The 2011/10/10 at 09:46
Despite reticence from the financial lobby and the United Kingdom, the two countries France and Germany are pressing for a Europe-wide tax on financial transactions. On Friday 10 September, the two countries addressed a letter to the European Commission in which they unveil the contours of a tax on financial transactions. This letter, written by the French and German Ministers of Finance, François Baroin and Wolfgang Schäuble, follows declarations by Nicolas Sarkozy and Angela Merkel in favour of this tax on 17 August.
They thus called upon the members of the G20 to find an agreement. But conscious of the political difficulties awaiting them, Paris and Berlin are relaunching the file on a European level. In this way, if they fail to gain the support of their G20 partners in Cannes, at the start of November, they will fall upon the European Union, as a prelude, so they hope, to a later global consensus.
"We believe the European Union should lead the global mobilisation on this issue and we asked the Council Presidency to put it on the European agenda in the coming months," reads the letter. In addition, this Franco-German draft politically reinforces the proposal currently being formalised by the European Commission, to be unveiled at the start of October. François Baroin and Wolfgang Schäuble recall that neither the issue of how the tax is to be attributed nor the difficulties in implementing it, should not hinder agreement on the definition of such a tax.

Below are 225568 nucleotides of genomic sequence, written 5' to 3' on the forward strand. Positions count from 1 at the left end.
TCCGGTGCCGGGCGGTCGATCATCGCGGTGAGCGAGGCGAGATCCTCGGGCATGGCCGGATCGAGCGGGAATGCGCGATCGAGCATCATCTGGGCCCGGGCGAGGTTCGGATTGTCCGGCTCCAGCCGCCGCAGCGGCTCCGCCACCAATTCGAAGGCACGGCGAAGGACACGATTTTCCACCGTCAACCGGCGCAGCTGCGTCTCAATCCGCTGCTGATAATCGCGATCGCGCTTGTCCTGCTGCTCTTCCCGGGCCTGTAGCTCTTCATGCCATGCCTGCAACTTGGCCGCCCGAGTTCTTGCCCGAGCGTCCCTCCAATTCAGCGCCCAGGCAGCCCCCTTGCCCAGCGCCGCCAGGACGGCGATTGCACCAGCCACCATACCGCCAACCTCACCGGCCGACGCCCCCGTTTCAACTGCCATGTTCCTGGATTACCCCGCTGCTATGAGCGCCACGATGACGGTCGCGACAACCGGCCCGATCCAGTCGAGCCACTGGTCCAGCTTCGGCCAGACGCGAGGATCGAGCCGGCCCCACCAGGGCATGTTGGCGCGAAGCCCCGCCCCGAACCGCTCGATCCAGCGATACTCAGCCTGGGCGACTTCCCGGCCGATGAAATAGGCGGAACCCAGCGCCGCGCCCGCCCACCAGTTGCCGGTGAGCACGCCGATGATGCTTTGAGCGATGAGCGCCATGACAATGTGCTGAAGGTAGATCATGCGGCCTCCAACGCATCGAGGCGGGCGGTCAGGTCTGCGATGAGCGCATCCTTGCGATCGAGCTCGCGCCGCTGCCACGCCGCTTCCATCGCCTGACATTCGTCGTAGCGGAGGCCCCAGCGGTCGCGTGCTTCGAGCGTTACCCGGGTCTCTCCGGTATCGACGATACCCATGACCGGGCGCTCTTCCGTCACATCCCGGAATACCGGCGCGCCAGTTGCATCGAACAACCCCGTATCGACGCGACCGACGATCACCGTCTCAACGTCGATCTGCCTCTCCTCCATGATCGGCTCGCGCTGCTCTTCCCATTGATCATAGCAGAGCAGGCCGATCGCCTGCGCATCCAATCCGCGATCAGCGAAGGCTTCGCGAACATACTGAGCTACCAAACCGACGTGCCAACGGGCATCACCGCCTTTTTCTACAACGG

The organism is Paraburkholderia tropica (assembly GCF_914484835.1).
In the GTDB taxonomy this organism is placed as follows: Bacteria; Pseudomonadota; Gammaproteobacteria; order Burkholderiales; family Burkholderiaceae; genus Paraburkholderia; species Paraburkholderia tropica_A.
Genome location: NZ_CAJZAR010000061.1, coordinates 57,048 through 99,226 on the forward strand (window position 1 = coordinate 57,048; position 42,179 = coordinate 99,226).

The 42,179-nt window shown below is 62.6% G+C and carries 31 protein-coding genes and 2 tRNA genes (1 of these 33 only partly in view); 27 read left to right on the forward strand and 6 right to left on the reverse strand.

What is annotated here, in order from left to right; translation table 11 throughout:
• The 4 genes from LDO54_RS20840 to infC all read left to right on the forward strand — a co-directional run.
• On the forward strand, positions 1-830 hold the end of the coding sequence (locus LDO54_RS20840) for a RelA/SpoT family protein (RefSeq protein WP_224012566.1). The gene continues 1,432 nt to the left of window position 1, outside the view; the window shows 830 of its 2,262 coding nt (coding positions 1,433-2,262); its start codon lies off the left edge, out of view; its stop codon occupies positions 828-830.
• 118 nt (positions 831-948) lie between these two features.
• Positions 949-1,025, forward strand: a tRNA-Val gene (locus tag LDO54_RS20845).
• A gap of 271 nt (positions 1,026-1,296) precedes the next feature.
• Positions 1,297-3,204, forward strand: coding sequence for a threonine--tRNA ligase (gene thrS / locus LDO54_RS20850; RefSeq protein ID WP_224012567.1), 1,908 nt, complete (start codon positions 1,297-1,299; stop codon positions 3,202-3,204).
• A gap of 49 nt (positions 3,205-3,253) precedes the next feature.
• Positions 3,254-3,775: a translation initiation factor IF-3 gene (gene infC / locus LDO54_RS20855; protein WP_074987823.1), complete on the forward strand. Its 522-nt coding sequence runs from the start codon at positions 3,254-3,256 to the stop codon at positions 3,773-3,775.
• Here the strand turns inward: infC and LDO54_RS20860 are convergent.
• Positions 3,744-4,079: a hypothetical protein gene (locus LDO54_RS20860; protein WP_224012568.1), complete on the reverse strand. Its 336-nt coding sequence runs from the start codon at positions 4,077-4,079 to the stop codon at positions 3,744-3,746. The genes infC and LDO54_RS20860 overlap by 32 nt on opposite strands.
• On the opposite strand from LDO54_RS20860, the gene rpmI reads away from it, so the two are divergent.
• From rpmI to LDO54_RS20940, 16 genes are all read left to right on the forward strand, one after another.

France and Germany wish for a broad tax base as the tax would be withheld on "all financial transactions (transactions in financial instruments (securities and derivatives)) and foreign-exchange transactions". Intragroup financial transactions would fall within its field. The tax would also apply to currency operations. The rate would be weak in order to minimise the risk of relocations: 0.1 % for bonds and shares, 0.01 % for derivatives. Paris, Berlin and Brussels see two advantages in introducing such a tax: the sharing of the financial cost of the crisis with financial institutions and increased financial regulation.
According to forecasts made by the European Commission, the tax could raise 50 billion euros in funds, an argument likely to convince most States. In addition, it can radically weaken high-frequency trading, in the firing line of European governments in recent months due to its supposed role in creating market volatility. In the United Kingdom for example, around one-third of stock market transactions are carried out by computers that execute orders defined by complex algorithms.